If you do chill dough in the pan before baking, it’s a good idea to place the cold dish on a room-temperature rimmed sheet pan (we like the Nordic Ware Naturals Baker’s Half Sheet , which we reviewed in this guide) before placing in a hot oven. The sheet pan will make it easy to take the pan in and out of the oven—plus it’ll catch any drips from messing up the bottom of your oven. (Cleanup will be even easier if you line the sheet pan with parchment paper.)

Haeger and Pyrex say you should avoid putting their pans under the broiler; Emile Henry, on the other hand, says all of their products are broiler-safe. You shouldn’t place any hot stoneware or glass on a wet surface or water into a hot dish.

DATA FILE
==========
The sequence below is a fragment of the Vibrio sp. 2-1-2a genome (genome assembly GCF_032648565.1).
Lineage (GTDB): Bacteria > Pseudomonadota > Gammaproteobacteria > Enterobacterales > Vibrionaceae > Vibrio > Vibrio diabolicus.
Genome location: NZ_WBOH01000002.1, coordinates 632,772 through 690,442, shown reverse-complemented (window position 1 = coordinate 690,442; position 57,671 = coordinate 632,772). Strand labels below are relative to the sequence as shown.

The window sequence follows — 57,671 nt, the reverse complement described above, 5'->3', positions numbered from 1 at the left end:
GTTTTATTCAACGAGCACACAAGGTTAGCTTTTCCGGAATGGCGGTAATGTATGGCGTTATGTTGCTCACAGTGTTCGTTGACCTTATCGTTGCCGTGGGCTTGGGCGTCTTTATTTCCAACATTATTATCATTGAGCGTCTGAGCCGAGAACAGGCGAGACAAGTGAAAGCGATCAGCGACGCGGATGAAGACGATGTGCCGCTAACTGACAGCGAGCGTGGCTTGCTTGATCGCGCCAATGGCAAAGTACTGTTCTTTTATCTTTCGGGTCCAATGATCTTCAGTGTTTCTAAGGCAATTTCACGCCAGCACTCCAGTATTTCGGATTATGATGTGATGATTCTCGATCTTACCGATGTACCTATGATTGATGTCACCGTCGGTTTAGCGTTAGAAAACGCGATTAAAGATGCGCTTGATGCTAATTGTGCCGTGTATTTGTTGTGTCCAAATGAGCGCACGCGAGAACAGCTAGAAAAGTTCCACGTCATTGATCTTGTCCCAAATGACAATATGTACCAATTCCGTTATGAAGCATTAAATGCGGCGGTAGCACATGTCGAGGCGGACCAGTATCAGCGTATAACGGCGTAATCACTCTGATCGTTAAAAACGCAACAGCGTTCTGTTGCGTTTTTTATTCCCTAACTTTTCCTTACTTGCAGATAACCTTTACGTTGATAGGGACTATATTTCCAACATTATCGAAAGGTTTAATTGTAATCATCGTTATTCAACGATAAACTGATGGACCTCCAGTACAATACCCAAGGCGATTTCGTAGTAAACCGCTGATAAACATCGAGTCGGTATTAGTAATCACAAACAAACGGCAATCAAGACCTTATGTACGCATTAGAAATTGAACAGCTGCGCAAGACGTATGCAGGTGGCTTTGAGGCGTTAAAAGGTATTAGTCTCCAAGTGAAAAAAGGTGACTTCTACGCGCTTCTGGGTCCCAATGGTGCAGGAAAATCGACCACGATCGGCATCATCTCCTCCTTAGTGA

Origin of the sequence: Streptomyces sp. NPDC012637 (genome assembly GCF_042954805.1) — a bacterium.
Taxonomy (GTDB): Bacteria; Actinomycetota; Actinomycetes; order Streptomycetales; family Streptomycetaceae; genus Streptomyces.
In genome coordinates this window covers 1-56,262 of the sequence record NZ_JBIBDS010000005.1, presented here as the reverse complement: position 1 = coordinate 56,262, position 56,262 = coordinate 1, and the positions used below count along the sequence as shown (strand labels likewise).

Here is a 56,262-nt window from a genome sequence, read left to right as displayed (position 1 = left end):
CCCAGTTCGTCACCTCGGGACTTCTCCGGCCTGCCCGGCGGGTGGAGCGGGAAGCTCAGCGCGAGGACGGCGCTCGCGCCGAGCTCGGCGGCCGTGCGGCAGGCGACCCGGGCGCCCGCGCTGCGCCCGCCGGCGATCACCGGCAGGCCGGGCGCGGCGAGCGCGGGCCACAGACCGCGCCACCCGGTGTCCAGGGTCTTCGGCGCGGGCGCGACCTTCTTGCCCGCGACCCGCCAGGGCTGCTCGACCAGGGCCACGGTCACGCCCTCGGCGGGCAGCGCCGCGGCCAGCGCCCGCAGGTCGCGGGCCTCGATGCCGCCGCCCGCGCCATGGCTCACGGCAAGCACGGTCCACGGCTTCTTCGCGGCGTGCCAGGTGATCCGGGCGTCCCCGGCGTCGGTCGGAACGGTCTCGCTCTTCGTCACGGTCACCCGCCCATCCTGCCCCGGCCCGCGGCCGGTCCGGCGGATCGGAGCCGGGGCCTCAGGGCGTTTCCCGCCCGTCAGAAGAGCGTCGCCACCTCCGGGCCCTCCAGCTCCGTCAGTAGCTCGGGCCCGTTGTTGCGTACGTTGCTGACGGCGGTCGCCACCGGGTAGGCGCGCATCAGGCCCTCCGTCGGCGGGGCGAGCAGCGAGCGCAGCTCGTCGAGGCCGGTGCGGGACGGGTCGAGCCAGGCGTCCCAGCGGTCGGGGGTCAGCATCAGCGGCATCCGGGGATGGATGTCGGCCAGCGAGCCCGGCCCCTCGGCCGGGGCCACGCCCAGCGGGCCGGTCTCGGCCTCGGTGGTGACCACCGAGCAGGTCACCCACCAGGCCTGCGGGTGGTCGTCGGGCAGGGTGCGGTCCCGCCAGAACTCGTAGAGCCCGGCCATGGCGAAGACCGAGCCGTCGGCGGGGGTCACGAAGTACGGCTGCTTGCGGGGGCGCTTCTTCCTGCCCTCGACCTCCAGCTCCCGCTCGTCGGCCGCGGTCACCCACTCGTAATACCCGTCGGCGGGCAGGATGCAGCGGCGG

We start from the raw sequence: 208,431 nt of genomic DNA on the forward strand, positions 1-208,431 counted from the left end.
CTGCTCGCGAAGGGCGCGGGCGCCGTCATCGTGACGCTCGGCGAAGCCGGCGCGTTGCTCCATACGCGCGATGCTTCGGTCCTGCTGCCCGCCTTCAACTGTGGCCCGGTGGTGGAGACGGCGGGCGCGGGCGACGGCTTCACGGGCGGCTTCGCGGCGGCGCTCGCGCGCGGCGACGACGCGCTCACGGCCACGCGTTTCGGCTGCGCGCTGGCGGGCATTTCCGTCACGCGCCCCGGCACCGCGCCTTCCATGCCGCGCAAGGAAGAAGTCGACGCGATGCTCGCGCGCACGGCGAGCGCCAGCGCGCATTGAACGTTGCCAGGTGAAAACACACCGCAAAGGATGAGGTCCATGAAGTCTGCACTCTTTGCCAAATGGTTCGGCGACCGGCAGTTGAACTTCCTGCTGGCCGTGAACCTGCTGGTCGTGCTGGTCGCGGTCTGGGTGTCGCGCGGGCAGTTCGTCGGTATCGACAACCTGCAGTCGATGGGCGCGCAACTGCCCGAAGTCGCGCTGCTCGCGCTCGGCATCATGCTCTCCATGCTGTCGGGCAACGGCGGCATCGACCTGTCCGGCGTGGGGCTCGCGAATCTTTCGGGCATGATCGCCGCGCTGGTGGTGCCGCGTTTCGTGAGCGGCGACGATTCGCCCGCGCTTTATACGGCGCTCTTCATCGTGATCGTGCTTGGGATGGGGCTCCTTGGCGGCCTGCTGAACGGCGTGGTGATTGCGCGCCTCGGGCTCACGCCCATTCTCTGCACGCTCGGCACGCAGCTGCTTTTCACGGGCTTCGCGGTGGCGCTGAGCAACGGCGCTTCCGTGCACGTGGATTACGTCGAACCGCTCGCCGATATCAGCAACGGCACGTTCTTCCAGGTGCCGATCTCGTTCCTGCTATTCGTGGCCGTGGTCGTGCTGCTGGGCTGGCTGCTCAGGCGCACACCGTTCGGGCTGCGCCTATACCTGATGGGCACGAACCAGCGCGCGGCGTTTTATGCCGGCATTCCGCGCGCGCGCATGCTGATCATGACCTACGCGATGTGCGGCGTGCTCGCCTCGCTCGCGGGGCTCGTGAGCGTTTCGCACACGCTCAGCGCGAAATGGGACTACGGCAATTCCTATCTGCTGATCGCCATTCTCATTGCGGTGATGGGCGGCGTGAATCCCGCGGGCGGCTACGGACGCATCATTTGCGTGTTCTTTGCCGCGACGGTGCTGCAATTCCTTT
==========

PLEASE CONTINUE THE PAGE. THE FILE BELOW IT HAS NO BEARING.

McDermott, who teaches pie-making classes in people’s homes, told us about a nifty trick for testing for cold and hot spots in your oven. She places slices of white bread on the oven racks and notes which ones brown and which ones stay pale—these are your hot and cold pockets.

We tried this and were quickly able to map hot and cold spots in our oven.

If you’ve ever struggled making perfect fluted edges on a double crust, we like this tip from Martha Stewart’s Baking Handbook: After fitting the bottom layer of dough into the pie pan, trim the overhang with kitchen shears to ½ inch. After placing the top layer of dough over the filling, trim the edges to 1 inch, tuck under the edge of the bottom layer and crimp the two layers together.